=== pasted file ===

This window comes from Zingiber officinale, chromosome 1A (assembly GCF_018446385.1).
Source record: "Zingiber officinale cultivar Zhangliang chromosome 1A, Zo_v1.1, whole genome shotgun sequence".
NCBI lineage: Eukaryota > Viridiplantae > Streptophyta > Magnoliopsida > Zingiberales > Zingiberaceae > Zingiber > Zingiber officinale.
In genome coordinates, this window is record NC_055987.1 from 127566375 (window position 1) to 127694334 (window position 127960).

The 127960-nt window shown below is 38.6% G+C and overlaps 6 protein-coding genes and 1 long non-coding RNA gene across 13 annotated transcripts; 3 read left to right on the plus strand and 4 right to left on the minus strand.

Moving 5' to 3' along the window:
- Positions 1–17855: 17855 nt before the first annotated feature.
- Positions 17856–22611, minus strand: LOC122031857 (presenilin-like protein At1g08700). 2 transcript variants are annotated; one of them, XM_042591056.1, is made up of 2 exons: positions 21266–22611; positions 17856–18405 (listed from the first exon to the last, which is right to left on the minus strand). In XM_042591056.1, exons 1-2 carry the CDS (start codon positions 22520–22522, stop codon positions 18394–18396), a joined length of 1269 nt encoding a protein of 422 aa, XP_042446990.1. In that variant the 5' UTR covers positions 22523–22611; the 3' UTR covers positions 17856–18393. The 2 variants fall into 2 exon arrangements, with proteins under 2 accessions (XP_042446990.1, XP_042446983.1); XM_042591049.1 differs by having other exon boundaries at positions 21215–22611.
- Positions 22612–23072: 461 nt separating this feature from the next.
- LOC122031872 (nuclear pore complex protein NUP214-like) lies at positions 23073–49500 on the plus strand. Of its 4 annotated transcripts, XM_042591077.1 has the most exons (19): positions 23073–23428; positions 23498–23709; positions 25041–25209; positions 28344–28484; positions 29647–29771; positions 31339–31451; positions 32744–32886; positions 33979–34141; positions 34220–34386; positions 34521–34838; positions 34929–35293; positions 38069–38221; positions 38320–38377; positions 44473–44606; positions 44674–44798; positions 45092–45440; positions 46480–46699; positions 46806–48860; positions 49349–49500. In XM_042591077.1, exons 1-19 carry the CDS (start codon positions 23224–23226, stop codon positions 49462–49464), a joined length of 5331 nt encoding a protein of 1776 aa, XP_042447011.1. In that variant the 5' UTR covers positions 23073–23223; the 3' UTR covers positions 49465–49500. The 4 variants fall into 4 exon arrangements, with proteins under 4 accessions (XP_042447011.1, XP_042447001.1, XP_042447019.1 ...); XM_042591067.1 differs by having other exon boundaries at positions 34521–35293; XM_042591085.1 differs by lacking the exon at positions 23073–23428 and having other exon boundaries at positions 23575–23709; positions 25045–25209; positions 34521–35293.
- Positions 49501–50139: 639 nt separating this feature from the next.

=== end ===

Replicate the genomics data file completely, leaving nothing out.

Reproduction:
This window comes from Zingiber officinale, chromosome 1A (assembly GCF_018446385.1).
Source record: "Zingiber officinale cultivar Zhangliang chromosome 1A, Zo_v1.1, whole genome shotgun sequence".
NCBI lineage: Eukaryota > Viridiplantae > Streptophyta > Magnoliopsida > Zingiberales > Zingiberaceae > Zingiber > Zingiber officinale.
In genome coordinates, this window is record NC_055987.1 from 127566375 (window position 1) to 127694334 (window position 127960).

The 127960-nt window shown below is 38.6% G+C and overlaps 6 protein-coding genes and 1 long non-coding RNA gene across 13 annotated transcripts; 3 read left to right on the plus strand and 4 right to left on the minus strand.

Moving 5' to 3' along the window:
- Positions 1–17855: 17855 nt before the first annotated feature.
- Positions 17856–22611, minus strand: LOC122031857 (presenilin-like protein At1g08700). 2 transcript variants are annotated; one of them, XM_042591056.1, is made up of 2 exons: positions 21266–22611; positions 17856–18405 (listed from the first exon to the last, which is right to left on the minus strand). In XM_042591056.1, exons 1-2 carry the CDS (start codon positions 22520–22522, stop codon positions 18394–18396), a joined length of 1269 nt encoding a protein of 422 aa, XP_042446990.1. In that variant the 5' UTR covers positions 22523–22611; the 3' UTR covers positions 17856–18393. The 2 variants fall into 2 exon arrangements, with proteins under 2 accessions (XP_042446990.1, XP_042446983.1); XM_042591049.1 differs by having other exon boundaries at positions 21215–22611.
- Positions 22612–23072: 461 nt separating this feature from the next.
- LOC122031872 (nuclear pore complex protein NUP214-like) lies at positions 23073–49500 on the plus strand. Of its 4 annotated transcripts, XM_042591077.1 has the most exons (19): positions 23073–23428; positions 23498–23709; positions 25041–25209; positions 28344–28484; positions 29647–29771; positions 31339–31451; positions 32744–32886; positions 33979–34141; positions 34220–34386; positions 34521–34838; positions 34929–35293; positions 38069–38221; positions 38320–38377; positions 44473–44606; positions 44674–44798; positions 45092–45440; positions 46480–46699; positions 46806–48860; positions 49349–49500. In XM_042591077.1, exons 1-19 carry the CDS (start codon positions 23224–23226, stop codon positions 49462–49464), a joined length of 5331 nt encoding a protein of 1776 aa, XP_042447011.1. In that variant the 5' UTR covers positions 23073–23223; the 3' UTR covers positions 49465–49500. The 4 variants fall into 4 exon arrangements, with proteins under 4 accessions (XP_042447011.1, XP_042447001.1, XP_042447019.1 ...); XM_042591067.1 differs by having other exon boundaries at positions 34521–35293; XM_042591085.1 differs by lacking the exon at positions 23073–23428 and having other exon boundaries at positions 23575–23709; positions 25045–25209; positions 34521–35293.
- Positions 49501–50139: 639 nt separating this feature from the next.